Character Posing Tips and Tricks

By Anna Warfield

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Since so many stories and comics center around dynamic characters, it is essential to convey the right emotions and actions in our storyboards. The drag and drop feature makes it super easy to get characters into your storyboards, but what do you do next? I have made many a storyboard in my time. Let me share some of the tricks I have picked up!

Character Posing Info
Create your own at Storyboard That Default Pose Triple Poseable Pre-made Poses The default pose of humanoid characters is standing and smiling with arms at side. Most of the humanoid characters can face forward, sideways, or backwards. Many monsters and animals have separate pre-made poses.


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The humanoid characters are used most often and they have a very wide range of capability. If you just want to get the main idea across in a few seconds, choose one of the quick poses from the blue drop-down menu on the editing palette. The available quick poses from the drop-down menu are pretty basic, and you cannot select a side or back view from the list. The quick poses get the job done for the simple poses like walking and speaking, but there is so much more to character posing.

The story of Hamlet has a great deal of emotional charge, action, and of course, death. Hamlet's confusion and hesitation to act are very important to the plot of the play, so we need to see the emotions on his face and in his body language. Take a look at the plot diagram for Hamlet below. Notice the shock, concern, confusion, and various death positions.

Hamlet Five Act Structure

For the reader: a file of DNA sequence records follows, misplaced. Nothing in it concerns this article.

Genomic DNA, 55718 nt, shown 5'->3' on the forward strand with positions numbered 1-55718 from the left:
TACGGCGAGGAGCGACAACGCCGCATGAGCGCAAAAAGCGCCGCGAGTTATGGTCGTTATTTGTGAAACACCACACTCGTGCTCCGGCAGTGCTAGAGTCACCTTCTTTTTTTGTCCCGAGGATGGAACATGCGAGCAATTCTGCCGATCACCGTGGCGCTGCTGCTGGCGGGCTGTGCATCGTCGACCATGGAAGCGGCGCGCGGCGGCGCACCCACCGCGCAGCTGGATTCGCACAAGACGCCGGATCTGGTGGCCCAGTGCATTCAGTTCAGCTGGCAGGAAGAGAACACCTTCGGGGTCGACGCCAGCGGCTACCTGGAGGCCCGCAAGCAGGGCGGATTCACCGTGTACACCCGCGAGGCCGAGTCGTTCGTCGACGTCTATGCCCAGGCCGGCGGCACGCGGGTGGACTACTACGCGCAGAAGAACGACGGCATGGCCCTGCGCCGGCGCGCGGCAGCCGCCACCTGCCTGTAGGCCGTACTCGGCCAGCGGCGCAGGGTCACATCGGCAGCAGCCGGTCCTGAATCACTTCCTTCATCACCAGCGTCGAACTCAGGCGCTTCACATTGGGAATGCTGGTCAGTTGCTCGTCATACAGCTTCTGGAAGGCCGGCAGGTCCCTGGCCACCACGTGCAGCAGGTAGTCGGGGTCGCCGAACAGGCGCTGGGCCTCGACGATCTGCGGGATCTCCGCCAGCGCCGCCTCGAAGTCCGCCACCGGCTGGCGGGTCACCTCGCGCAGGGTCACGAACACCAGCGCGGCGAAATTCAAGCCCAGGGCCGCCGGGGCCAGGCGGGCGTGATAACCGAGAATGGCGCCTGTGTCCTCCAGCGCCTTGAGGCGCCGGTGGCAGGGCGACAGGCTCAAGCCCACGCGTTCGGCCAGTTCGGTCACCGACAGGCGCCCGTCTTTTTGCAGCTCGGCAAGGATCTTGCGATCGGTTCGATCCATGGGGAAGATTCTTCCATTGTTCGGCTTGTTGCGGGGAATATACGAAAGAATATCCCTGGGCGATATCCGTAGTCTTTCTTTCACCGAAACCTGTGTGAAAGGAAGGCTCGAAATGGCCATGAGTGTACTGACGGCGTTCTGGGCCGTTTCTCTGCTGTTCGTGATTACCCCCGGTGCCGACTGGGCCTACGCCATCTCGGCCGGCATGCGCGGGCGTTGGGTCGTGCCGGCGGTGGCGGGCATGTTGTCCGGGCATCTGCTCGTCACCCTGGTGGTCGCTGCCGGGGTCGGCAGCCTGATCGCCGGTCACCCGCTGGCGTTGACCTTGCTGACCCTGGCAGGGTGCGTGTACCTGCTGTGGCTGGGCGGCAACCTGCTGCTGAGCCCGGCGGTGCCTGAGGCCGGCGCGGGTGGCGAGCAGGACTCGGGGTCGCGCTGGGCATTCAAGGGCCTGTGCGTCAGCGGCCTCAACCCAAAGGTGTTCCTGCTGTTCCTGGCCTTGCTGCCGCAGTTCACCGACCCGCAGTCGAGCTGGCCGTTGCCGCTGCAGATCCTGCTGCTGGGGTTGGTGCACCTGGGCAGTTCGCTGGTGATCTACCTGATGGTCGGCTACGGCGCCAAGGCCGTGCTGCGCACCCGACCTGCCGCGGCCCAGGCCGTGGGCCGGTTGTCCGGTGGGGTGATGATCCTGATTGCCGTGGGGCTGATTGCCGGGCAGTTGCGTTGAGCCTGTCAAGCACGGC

Create your own at Storyboard That EXPOSITION CONFLICT RISING ACTION CLIMAX FALLING ACTION DENOUEMENT In Denmark, the former king has died and a group of soldiers tell his son, Prince Hamlet, that they saw his ghost. Hamlet learns his father was poisoned by his uncle, who has usurped the throne. Hamlet feels he must avenge his father’s death. However, he struggles with the authenticity of the “ghost”, and indecision about his actions. Throughout the rising action, Hamlet uses tactics to prove Claudius killed his father. He requests that a theater troupe act out a play that depicts a king being poisoned in the ear. Claudius' reaction will prove his guilt or innocence. Claudius leaves the play and goes to pray for forgiveness for killing Hamlet's father. Hamlet overhears this and wants to kill him. However, Hamlet thinks if he kills Claudius while he is praying, he will go to heaven. Hamlet accidentally kills Polonius, Claudius wants Hamlet to be hanged, Hamlet escapes back to Denmark, and Ophelia drowns. Hamlet is challenged to a fencing match by Laertes who blames Hamlet for his sister's (Ophelia) and father's (Polonius) deaths. At the match, Laertes poisons the tip of his sword. Claudius poisons a cup, and Gertrude dies. In the end, only Horatio is left standing to tell the story.